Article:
How to Win Enemies is like a crony that can’t utterly be trusted. Witty, busy, well-played and enjoyably twisty over a initial hour, it inveigles a approach into a affections yet afterwards unexpected lets we down in a final act. But prolonged before then, a attracts of this tidily-mounted domestic thriller about a struggles of an Argentinian counsel to replenish his money have finished their mark, and you’re prepared to forgive.
Lichtmann’s entrance Jews in Space was further about family tensions and further a plotline was triggered by a theft. But a similarities finish there: Space was distant some-more anarchic, and distant funnier: a some-more clipped and tranquil feel this time is generally to Enemies’ benefit, yet it could have borrowed only a small of a progressing film’s hint to disencumber things adult a little: this feels like a Daniel Burman film that hasn’t been given adequate room. That said, there’s still adequate going on with rthe actors, a chemistry and a apt plotting to safeguard that Enemies will make friends during home and as new fest play at Chicago and elsewhere has shown, on a fest circuit as well.
Enemies opens with a poignant by deja vu marriage day stage for that many of what follows is background. The early scenes are satisfyingly bustling as they get a family, a family business, and a plotline into place with a tidiness and potency that characterizes a plan as a whole in place Lucas (Martin Slipak) is a dapper, fast-talking Buenos Aires counsel who runs a business along with hunkier furious child hermit Max (Javier Drolas) and Max’s wife-to-be Paulina (Eugenia Capizzano).
It looks like it’s going to be a straight-up Jewish family comedy until Lucas is approached by an attractive, learned blonde claiming to be called Barbara (Ines Palombo) during a bar and they strike it off: they both adore Agatha Christie and the cult investigator novel The American Friend, and Lucas’ dog is called Sherlock. (Yes, it’s all a bit too much.) But after a night of romance, Lucas awakens to find that a €50,000 he’s been saving for a new residence has disappeared, and Barbara with it.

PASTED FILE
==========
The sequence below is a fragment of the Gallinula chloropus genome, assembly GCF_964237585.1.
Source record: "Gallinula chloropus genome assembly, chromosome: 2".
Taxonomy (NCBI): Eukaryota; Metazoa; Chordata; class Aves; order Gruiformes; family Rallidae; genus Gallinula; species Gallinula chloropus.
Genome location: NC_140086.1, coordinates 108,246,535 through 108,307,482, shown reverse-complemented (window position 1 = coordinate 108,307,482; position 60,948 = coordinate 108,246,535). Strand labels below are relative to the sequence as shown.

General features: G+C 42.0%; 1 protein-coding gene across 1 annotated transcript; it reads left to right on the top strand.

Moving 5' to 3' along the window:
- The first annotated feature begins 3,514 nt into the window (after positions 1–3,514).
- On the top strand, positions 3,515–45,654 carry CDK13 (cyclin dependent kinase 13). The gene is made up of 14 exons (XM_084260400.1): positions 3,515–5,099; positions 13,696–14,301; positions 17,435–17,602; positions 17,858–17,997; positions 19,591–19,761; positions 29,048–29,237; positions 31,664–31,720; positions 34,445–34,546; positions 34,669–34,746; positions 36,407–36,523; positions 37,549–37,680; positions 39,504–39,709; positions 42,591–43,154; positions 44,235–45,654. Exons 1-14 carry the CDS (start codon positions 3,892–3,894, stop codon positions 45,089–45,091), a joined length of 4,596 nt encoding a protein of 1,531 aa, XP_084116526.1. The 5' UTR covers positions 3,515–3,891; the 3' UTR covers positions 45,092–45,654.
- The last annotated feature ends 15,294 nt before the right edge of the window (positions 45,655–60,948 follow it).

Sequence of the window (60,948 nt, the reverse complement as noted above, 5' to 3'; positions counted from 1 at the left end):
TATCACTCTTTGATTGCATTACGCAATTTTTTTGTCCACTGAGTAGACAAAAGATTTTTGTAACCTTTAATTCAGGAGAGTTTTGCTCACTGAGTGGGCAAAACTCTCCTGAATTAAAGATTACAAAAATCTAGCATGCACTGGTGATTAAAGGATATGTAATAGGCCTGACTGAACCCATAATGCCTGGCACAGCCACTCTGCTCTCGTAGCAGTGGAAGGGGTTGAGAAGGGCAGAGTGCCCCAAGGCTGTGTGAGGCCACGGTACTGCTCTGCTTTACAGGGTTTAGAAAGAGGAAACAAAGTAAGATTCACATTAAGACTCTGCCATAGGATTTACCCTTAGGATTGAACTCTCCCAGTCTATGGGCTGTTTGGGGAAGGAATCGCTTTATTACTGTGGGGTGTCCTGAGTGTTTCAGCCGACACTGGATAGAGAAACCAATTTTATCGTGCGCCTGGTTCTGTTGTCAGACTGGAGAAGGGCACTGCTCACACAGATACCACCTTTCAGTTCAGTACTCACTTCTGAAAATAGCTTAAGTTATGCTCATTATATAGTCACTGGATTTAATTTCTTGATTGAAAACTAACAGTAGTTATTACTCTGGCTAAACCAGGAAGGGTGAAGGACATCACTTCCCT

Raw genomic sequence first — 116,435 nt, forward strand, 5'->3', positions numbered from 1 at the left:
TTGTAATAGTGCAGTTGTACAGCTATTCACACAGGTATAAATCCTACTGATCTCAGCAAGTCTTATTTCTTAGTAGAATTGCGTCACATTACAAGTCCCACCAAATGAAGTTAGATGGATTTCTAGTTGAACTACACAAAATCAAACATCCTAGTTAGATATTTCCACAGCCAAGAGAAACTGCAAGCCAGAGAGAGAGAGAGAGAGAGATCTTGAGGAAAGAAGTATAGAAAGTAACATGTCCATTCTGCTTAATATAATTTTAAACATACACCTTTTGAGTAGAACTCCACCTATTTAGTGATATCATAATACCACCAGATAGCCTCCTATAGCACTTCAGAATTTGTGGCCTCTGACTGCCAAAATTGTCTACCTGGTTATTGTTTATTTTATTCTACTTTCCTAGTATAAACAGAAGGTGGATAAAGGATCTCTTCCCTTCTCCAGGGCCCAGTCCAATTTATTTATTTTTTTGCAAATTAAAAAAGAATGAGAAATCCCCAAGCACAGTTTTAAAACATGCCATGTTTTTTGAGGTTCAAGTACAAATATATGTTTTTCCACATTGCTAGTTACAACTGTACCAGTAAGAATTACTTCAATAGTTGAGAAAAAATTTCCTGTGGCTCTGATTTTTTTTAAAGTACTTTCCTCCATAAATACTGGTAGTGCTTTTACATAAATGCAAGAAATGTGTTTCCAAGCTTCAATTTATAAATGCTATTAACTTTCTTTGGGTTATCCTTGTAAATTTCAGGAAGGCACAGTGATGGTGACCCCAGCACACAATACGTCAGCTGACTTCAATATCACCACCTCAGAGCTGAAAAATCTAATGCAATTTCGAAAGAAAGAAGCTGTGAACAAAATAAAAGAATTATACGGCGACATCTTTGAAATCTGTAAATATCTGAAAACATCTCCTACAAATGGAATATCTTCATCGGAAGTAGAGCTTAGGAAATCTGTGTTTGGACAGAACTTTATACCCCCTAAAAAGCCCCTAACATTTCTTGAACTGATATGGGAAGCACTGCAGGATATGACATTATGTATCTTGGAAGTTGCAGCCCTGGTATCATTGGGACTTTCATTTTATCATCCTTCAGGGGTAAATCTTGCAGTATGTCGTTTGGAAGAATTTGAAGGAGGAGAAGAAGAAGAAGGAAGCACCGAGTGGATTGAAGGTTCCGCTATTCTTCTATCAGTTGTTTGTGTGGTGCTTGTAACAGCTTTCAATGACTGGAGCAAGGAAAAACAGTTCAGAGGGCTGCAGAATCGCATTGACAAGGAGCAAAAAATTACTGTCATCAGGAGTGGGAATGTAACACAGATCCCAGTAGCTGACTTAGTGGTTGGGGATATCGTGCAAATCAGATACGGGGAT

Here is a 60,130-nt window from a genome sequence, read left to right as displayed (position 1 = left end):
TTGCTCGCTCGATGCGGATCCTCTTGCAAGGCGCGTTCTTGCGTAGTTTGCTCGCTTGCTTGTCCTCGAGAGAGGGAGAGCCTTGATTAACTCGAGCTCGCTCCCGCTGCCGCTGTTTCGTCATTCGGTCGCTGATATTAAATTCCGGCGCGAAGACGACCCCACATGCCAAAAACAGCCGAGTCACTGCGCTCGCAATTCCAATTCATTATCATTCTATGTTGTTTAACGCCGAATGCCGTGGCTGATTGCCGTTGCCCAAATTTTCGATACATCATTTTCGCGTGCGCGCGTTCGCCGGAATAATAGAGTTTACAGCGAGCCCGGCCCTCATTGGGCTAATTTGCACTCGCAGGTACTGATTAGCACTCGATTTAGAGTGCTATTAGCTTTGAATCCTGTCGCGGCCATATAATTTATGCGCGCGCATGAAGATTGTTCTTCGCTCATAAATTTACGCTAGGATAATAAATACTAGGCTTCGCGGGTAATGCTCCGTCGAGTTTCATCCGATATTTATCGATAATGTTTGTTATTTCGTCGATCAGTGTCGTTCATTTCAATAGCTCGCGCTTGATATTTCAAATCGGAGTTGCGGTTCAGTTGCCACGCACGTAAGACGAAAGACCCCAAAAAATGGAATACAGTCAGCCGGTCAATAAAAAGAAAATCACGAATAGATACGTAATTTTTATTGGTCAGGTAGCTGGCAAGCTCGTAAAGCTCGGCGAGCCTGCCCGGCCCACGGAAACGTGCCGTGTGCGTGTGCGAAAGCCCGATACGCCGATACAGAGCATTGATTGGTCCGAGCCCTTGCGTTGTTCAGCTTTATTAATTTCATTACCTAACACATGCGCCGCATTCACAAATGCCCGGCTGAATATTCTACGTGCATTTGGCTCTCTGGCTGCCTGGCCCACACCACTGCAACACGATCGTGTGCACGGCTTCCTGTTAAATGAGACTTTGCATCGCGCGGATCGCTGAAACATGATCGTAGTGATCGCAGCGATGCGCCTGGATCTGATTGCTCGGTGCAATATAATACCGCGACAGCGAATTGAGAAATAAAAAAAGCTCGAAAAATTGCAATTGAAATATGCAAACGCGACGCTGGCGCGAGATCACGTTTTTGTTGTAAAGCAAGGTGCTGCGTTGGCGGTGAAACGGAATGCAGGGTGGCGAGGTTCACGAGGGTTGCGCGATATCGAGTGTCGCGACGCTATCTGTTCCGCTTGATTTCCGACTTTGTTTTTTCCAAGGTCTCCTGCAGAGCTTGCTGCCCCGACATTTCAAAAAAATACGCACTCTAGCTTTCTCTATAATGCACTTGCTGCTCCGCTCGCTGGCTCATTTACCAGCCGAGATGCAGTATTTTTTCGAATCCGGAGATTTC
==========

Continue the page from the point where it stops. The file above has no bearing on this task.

Being a fan of Highsmith and Christie, and not utterly desiring that Barbara can be guilty, Lucas goes in office of a truth: suspects embody association fixer The Pelican (a really watchable Sagrado Sebakis), receptionist Antonella (Paula Rodriguez), and a Wedding Planner (Charo Lopez), all of whom we’ve fleetingly met in those fizzy progressing scenes.
With adroitness and agility, a good understanding of sharp-witted dialogue, and most augmenting paranoia on a partial of Lucas, things pierce towards a consummate that isn’t utterly convincing and a end which, given what’s left before, is disappointingly prosaic in a simple, moralizing reaffirmation of downhome family values. At only 78 minutes, this is a brief film and it ends too shortly — both in a clarity that it leaves we wanting more, yet also in a clarity that things hang adult too fast and dissatisfyingly. There’s a whole lot some-more intensity in a initial partial of a book than a second partial knows how to exploit.
That said, Enemies is mostly pleasant too. The comfortable, easy slit of a performances, always trustworthy and never over-emphatic, lend a plan an attractively gentle air: this is a plausible family, and Slipak is quite clever as a aspiring yet likeable Lucas, someone who finds a universe an awkwardly whimsical place to be. The dialogues are quality, with a midway, still betrayal stage in a library between Ana (Carla Quevedo) and Lucas a indication of how these things should be finished (though how propitious it is that a mechanism complement in a library should not be operative on that sold day).
Production companies: MC Producciones, Domenica Films, La Lechuza Cine Casa
Cast: Martin Slipak, Javier Drolas, Ines Palombo, Eugenia Capizzano, Gabriela Izcovich, Fabian Arenillas
Director: Gabriel Lichtmann
Screenwriters: Gabriel Lichtmann, Viviana Vexlir
Producer: Jose Oscar Salva
Director of photography: Diana Garay Vinas
Production designer: Yamila Fontan
Editor: Agustin Rolandelli
Composer: Diego Voloschin
Sales: Domenica Films
No rating, 78 minutes